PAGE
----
Lord Bacon mentions this work in many places with applause; and in reference to it Mr. Hallam writes as follows: "The year 1600 was the first in which England produced a remarkable work in physical science, but this was one sufficient to raise a lasting reputation to its author. Gilbert, a physician, in his Latin treatise on the magnet, not only collected all the knowledge which others had possessed on that subject, but became at once the father of experimental philosophy in this island, and by a singular felicity and acuteness of genius the founder of theories which have been revived after the lapse of ages, and are almost universally received into the creed of science. The magnetism of the earth itself, his own original hypothesis 'nova illa nostra et inaudita de tellure sententia,' could not of course be confirmed by all the experimental and analogical proof which has rendered that doctrine accepted in recent philosophy, but it was by no means one of those vague conjectures that are sometimes unduly applauded when they receive a confirmation by the favour of fortune. He relied on the analogy of terrestrial phenomena to those exhibited by what he terms a terella, or artificial spherical magnet. What may be the validity of his reasoning from experiment, it is for those who are conversant with the subject to determine, but it is evidently by the torch of experiment that he was guided. A letter from Edward Wright, whose authority as a mathematician is of some value, admits the terrestrial magnetism to be proved. Gilbert was also one of our earliest Copernicans, at least as to the rotation of the earth, and with his usual sagacity inferred, before the invention of the telescope, that there are a multitude of fixed stars beyond the reach of our vision." (3) Thomson, the historian of the Royal Society, terms this work of Gilbert's on the magnet "one of the finest examples of inductive philosophy that has ever been presented to the world." The following work did not appear till long after Dr. Gilbert's death: -
De Mundo nostro sublunari Philosophia nova: published in 4to. Amst., 1651, from a MS. in the library of Sir William Boswell, Knight.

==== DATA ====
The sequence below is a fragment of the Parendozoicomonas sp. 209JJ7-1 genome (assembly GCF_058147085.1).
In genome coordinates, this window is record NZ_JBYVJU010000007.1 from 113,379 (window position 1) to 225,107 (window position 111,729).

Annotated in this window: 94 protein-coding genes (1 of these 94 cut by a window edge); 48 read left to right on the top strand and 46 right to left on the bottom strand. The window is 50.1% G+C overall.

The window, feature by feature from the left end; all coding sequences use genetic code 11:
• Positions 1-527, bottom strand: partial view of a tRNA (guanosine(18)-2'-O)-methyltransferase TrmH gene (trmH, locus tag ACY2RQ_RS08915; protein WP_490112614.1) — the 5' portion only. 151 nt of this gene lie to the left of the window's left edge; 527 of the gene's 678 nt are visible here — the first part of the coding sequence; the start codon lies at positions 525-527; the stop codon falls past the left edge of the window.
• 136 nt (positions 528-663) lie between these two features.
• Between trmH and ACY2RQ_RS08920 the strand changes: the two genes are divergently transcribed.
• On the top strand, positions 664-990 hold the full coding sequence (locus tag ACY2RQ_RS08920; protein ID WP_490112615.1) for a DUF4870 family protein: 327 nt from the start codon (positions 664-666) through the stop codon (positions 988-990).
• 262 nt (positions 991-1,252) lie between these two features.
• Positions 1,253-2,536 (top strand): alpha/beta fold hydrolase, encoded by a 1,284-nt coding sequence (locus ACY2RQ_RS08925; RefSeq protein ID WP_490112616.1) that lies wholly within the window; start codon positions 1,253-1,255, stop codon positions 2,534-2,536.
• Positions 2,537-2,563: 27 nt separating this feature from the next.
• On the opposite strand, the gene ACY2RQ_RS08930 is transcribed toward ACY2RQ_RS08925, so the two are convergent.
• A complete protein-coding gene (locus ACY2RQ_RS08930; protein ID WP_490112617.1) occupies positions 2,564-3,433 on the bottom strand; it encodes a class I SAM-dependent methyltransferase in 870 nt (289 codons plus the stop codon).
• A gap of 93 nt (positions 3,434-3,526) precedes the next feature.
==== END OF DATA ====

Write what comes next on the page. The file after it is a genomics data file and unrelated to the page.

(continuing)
There is in it an address to the reader and a dedication to Henry Prince of Wales by the editor William Gilbert, of Melford, the author's brother. He observes it may appear odd to some that his brother was of the same name as himself, and informs the reader that such was sometimes the practice in England.

William Munk

[(1) Athenæ Cantab., vol.i, p.276.
(2) So says "The Times," May 20, 1876, p.6, "Loan Collection of Scientific Apparatus."
(3) Introduction to the Literary History of the Fifteenth, Sixteenth, and Seventeenth Centuries, vol. ii, p.233.]

[Times Literary Supplement 30.6.63 WILLIAM GILBERT Sir, - In your article "Dr Birley's Vale" on August 9, it is stated that the Eton copy of Dioscordies, Venice 1554, is "seemingly the only book of Gilbert's ownership to survive": this Library has a copy of the Froben Galen, 1561, bound up in three volumes, which belonged to Gilbert. His signature, in the form Guil. Gylberde, occurs on the title page of vols. 2 and 3 (vol. 1 lacks the title page). A. G. LEE. St. John's College, Cambridge.]

[Acts of the Privy Council, 1588 (just before the fleet sailed to attack the Armada) – W.G. (William Gilbert) & others* were directed “to put themselves presently in a readyness to goe downe to the Navye & to carry with them…drogues…” *Roger Marbeck, Lancelot Browne, Ralph Wilkinson]

[GILBERT, William 2254/6]

[Abstract of Will in Society of Genealogy see The Genealogists’ Magazine. Vol. 12. p.461. Bodleian.]

(Volume I, page 77)